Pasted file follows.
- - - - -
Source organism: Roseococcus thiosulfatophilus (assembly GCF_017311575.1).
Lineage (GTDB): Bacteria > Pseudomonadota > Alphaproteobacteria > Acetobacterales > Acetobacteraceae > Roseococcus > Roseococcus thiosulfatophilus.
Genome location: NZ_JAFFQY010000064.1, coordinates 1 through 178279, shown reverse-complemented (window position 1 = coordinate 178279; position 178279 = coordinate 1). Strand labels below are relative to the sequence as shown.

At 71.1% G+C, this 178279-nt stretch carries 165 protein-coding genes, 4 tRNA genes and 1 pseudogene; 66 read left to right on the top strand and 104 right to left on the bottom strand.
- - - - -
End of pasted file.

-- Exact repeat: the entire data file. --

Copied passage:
Source organism: Roseococcus thiosulfatophilus (assembly GCF_017311575.1).
Lineage (GTDB): Bacteria > Pseudomonadota > Alphaproteobacteria > Acetobacterales > Acetobacteraceae > Roseococcus > Roseococcus thiosulfatophilus.
Genome location: NZ_JAFFQY010000064.1, coordinates 1 through 178279, shown reverse-complemented (window position 1 = coordinate 178279; position 178279 = coordinate 1). Strand labels below are relative to the sequence as shown.

At 71.1% G+C, this 178279-nt stretch carries 165 protein-coding genes, 4 tRNA genes and 1 pseudogene; 66 read left to right on the top strand and 104 right to left on the bottom strand.